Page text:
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Defendants In State Of Georgia V. Trump Case To Be Booked Through Fulton County Jail

In this handout provided by the Fulton County Sheriff’s Office, leader of Black Voices for Trump Floyd Harrison poses for his booking photo on August 24, 2023, in Atlanta, Georgia. | Source: Handout / Getty

The Georgia district attorney overseeing the prosecution of Donald Trump’s RICO case wants one of the former president’s co-defendants back in jail for his alleged behavior of intimidation ahead of the legal proceedings. 

Fulton County District Attorney Fani Willis on Wednesday filed a motion to revoke bail for Harrison Floyd, the leader of the so-called Black Voices for Trump group, who has been unable to stop ranting on social media about the charges against him. Floyd’s umbrage has mostly focused on Willis, but her filing suggests he’s spread his allegedly meddling vitriol well beyond the prosecutor, the Atlanta Journal-Constitution reported.

MORE: Suspected White Supremacist Mad At Trump’s RICO Case, Mugshot Indicted For Threatening Georgia DA, Sheriff

“The defendant’s actions demonstrate that he poses a significant threat of intimidating witnesses and otherwise obstructing the administration of justice in the future, making him ineligible for bond,” Willis wrote in the motion.

The filing means it’s now up to Fulton Superior Court Judge Scott McAfee to decide whether to revoke Floyd’s bail and remand him to jail before and lasting through the trial, which could start as early as March of next year and last through 2025, Willis recently predicted.

As a result, Floyd has taken to social media to rail against the charges, Willis, and apparently, potential witnesses.

To be sure, the Black Voices for Trump executive director is accused of helping his MAGA messiah harass Black election workers Ruby Freeman and her daughter, Wandrea ArShaye “Shaye” Moss, in an unsuccessful effort to coerce them into admitting to election fraud that absolutely never existed. The indictment says that Floyd, alongside his co-defendants Stephen Lee and Trevian Kutti, attempted to pressure Freeman to “reveal information under the threat of incarceration if she did not comply.”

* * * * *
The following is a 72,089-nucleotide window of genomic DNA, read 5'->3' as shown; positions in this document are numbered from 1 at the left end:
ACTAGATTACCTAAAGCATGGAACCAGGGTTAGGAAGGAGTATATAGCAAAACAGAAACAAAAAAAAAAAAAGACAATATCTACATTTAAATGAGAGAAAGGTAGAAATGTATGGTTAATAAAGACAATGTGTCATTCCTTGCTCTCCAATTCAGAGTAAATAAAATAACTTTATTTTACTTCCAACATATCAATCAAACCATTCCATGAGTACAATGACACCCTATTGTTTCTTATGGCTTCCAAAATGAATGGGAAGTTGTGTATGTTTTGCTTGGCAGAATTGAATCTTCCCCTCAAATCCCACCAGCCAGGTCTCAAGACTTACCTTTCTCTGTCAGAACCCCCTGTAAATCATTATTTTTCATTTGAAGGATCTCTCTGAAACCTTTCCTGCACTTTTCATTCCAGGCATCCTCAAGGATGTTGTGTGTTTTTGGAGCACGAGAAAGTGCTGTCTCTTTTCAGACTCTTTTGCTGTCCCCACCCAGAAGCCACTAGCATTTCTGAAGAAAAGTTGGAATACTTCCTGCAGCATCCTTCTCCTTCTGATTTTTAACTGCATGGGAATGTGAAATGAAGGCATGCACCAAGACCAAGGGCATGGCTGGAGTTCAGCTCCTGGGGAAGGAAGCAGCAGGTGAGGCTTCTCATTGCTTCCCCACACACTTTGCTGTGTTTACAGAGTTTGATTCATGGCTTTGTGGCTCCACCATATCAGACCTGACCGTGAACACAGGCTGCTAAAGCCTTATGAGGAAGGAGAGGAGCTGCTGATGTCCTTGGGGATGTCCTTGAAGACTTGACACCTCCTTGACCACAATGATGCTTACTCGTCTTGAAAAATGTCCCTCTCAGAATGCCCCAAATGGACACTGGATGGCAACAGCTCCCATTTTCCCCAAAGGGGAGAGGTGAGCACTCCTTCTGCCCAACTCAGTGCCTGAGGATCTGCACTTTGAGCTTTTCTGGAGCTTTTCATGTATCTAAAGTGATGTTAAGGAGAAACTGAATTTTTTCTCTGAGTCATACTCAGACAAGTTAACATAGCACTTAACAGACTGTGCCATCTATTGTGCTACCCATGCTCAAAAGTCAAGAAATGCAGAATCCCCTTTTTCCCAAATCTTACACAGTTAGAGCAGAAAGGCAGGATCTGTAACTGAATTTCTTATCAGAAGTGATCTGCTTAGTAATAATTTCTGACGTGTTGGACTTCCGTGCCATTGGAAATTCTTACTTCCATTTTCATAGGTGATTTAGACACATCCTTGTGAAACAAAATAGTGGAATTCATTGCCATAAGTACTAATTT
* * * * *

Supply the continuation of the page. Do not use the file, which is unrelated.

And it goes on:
In August, as a parade of Trump RICO co-defendants surrendered for their arrests, bookings and subsequent bail bonds, Floyd was the lone suspect out of 19 defendants to not have a bond in place before his surrender. 

Floyd’s bond was denied due to a prior arrest in which Floyd allegedly charged an FBI agent who was trying to serve him a grand jury subpoena connected to Trump’s federal case in Washington, D.C.

About a week after being in Fulton County Jail, Floyd was finally granted a bond of $100,000 that was able to be paid only by leaning on online donations that will likely also fund his legal fees he was unable to previously afford.

But Floyd’s social media posts amid his newfound freedom have crossed the line, Willis said in Wednesday’s motion.

Examples of Floyd’s social media activity include body-shaming posts about Willis and accusing her of “chasing clout” with the RICO case.

Most recently, in response to the report that Willis wants his bond revoked, Floyd on Wednesday declared on the social media app formerly known as Twitter that the district attorney “DOES NOT CARE ABOUT BLACK PEOPLE” and asked if she was paid to seek the revocation of his bond.

Floyd also claimed in a separate social media post on Wednesday that he’s “Done Nothing Wrong.”

But Willis clearly disagrees with that sentiment. If Judge McAfee also disagrees, then Floyd will ultimately find himself [back] in a detention center that is no stranger to controversy with a history of horrid conditions and at least six deaths this year, including four in July.

This is America.


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